Decorating an office at home- Maximalist vs minimalist design approach


You may believe that when it comes to decorating your office space at home ‘more is more’. Alternatively, you may believe ‘less is more’. These are the two main design approaches that determine whether you are a ‘maximalist’ or ‘minimalist’.


In the arts, maximalism is a direct reaction to the minimalism counter-movement. It has previously been described as an ‘aesthetic of excess’. Maximalist house design uses daring colour, distinctive textures and vivid patterns to enrich the space whereas minimalist styles seek a neutral colour palette to create a non-offensive, pleasing aesthetic with few visual elements.


For some, an at-home office space must allow them to be focused, relaxed and engaged. Less physical belongings allow them to work in a clean and organised space.


Elsie Richardson, an interior Instagram blogger, says; “When decorating my home, I was inspired by Scandinavian interior and finding the beauty in simplicity.”


She added; “I like my home to be a calm and tranquil space to relax and unwind. Being a full-time manager of a nursery means my day-to-day job is very busy and I must be able to switch off when I get home. I feel my minimal style enables me to do this.”


On the other hand, when decorating office space, you may prefer to maximalise your environment with striking shades and powerful ornamentation in order to express personal taste and to create the feeling of ‘home’ rather than ‘work’.


Ella Radford, interior Instagram blogger, says; “I think the reason as to why I prefer maximalist style and design is because you can be a lot more expressive with it.”


She continued; “Although minimalist style is great and refreshing and can have a very calming effect, I do not feel like I can fully express my style through minimalism in the same way. It is more to do with the removal of items within a home to create clean-cut lines, neutral tones and as a result, personally, it dilutes a massive part of me as a person.


“In my personal experience, I thought when moving into my own place, I would want a more minimalistic style because it would be more timeless (maybe, even more, grown-up) to a certain extent. However, when I have become more confident in deciding what I like, and what works, the reward I got from juxtaposing unexpected items together was much bigger and more fulfilling than combinations that are safe and obvious pairings.


“Home interior style is generally quite a personal thing so what I might like, somebody else could have a completely different opinion but maximalist style is something I've always been drawn to. It enables me to express different aspects of my life without having to worry about what looks 'pretty' or co-ordinated. Whether it is interior or fashion, music or art maximalism allows you to throw them together and be unapologetically yourself. "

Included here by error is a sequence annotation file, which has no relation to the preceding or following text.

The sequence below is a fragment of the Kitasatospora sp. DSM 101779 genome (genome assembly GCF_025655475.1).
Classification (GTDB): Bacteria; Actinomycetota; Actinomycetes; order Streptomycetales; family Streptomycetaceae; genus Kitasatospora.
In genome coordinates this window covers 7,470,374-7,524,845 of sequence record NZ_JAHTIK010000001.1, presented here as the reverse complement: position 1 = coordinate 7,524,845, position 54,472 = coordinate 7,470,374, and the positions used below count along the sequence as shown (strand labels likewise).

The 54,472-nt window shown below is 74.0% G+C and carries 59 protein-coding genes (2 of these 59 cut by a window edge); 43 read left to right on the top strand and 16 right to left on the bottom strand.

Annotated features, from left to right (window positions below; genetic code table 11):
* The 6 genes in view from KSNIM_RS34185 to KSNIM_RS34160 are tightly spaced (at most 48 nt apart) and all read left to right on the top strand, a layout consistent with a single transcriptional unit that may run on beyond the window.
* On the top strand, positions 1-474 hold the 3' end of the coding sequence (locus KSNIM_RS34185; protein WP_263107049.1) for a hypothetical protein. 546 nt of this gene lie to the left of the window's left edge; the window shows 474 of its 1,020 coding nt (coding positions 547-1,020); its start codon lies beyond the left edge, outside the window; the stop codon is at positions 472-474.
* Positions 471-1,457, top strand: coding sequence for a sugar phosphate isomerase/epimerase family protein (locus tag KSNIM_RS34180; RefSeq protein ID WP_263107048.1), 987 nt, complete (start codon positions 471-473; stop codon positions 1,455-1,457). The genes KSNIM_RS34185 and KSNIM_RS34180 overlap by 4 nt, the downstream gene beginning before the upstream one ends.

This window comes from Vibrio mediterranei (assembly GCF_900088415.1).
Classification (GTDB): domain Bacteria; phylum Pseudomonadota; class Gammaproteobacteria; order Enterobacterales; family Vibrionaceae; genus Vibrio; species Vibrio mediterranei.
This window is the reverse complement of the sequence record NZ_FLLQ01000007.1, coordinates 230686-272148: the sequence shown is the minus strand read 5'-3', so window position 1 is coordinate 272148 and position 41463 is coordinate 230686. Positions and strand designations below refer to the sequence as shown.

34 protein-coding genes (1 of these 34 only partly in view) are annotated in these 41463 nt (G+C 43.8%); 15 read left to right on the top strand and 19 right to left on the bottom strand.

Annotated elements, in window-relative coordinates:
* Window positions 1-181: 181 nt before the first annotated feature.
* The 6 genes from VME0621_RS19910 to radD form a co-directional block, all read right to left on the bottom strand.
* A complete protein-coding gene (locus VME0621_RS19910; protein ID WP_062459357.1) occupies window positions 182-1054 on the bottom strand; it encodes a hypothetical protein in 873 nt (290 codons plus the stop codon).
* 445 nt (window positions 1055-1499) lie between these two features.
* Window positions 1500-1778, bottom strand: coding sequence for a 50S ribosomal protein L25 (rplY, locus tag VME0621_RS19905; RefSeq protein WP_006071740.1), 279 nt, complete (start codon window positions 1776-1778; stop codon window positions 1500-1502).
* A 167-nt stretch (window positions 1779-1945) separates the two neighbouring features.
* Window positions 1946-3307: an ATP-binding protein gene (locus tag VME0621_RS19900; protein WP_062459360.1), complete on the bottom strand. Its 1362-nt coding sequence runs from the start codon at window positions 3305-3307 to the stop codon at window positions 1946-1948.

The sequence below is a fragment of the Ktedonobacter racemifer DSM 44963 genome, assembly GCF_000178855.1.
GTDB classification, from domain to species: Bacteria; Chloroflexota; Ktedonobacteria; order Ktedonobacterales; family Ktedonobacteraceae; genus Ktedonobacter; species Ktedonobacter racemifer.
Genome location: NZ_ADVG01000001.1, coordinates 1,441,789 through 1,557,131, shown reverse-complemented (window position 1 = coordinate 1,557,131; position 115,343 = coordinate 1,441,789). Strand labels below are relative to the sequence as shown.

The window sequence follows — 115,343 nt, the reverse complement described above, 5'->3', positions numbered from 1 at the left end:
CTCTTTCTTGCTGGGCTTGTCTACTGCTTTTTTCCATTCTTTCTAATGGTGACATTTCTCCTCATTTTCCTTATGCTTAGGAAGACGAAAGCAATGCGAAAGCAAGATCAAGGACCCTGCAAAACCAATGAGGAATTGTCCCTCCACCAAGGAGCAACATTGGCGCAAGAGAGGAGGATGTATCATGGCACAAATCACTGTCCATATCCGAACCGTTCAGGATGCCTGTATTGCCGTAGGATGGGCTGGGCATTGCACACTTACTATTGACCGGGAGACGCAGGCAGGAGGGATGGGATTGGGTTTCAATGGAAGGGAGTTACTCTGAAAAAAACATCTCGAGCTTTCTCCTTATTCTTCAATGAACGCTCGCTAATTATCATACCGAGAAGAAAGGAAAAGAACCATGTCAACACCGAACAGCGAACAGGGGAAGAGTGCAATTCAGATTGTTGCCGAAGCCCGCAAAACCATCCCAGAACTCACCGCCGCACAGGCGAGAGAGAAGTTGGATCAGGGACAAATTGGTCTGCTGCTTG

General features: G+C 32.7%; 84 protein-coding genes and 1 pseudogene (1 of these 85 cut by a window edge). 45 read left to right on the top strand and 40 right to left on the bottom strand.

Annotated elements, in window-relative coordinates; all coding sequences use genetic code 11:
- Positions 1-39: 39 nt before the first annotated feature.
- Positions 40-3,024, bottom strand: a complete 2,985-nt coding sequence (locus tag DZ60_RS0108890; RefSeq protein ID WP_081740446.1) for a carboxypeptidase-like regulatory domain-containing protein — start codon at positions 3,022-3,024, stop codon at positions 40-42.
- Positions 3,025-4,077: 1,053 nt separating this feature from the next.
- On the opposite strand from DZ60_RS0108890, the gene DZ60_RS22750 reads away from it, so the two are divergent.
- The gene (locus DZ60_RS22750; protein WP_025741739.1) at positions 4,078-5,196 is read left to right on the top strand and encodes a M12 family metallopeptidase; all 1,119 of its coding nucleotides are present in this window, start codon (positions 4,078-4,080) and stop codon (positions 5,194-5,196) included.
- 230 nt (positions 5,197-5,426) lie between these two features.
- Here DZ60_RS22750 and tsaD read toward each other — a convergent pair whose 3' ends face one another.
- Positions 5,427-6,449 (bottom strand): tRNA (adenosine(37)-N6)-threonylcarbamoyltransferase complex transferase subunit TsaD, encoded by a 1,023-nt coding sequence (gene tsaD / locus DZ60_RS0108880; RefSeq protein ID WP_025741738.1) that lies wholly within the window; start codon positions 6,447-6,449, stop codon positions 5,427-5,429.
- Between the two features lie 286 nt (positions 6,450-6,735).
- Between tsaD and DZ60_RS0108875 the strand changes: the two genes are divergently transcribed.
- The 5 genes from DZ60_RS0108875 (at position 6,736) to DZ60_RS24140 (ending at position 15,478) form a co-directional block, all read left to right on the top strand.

Additionally, Research by Muhammad Faiz Mustafar and Mariam Adawiah Dzulkifliin, in Malaysia, suggests that a range of colours ‘produce a higher level of attention and is effective to increase memory performance. Therefore, it can be concluded that colours have the tendency to capture better attention level, and thus, better memory.’ From this, it can be inferred that maximalist interior design in an at-home office could increase your work productivity.


However, for some office areas, it may come down to which home design is better suited to the available space. Minimalistic layouts can sometimes be inconvenient for small spaces. The aesthetic represents living with the ‘bare necessities’ and encourages a life with minimal possessions so this style needs ‘hidden’ storage for your workplace organisation.


Conversely, Tiny Living blog suggests minimalism in small spaces can help achieve sophistication, a greater impression of space and creates a zone that meets your personal needs which ‘disregards what others are doing’.


Whereas the maximalist interior approach allows large, open storage units to be on display and involves less ‘upkeep’ due to the aesthetic of excess. In addition, maximalism is not just about using generic décor and the flair can be utilised to towards your work needs. Everyday essentials such as, books, stationery and appliances are perfect decorative accessories.


Lonny, a lifestyle and home décor magazine, describes maximalism as ‘organised chaos’. It should be emphasised that a maximalist approach is not clutter, confusion or overbearing and requires careful consideration. Lonny advises to begin with a colourful rug, accessories and plants so that it feels fresh.


The most important thing about interior design is that you follow your true style. Your home office space is exactly that. It is ‘your’ home office space. Not anybody else’s. You should feel comfortable, productive and happy when working there and being in that environment. Whether that means creating a peaceful, quiet zone or making the room burst with colour.


Shalini Passi (Labelled by Forbes as one of India’s top 10 women entrepreneurs ) ~ "I collect design pieces from all over the world. These pieces are most attractive to me and what I am able to appreciate in my home. My mind is bent towards certain aesthetics and my collections, as I curate them myself, fall into place easily. I try to identify a relationship between the artwork and where it is displayed. I also like to create tension by taking a contemporary piece and juxtaposing it with an art piece dated from the seventeenth century. " Read her full interview with 'The Connoisseur'


Article By: Brooke Murphy


I’m Brooke and I am currently in my final year of studying BA Hons Fashion Journalism at the University of Sunderland. I have always had a passion for writing about maximalism art and fashion and I am excited about this opportunity at 'The Connoisseur' to allow me to focus on and develop my skills further.





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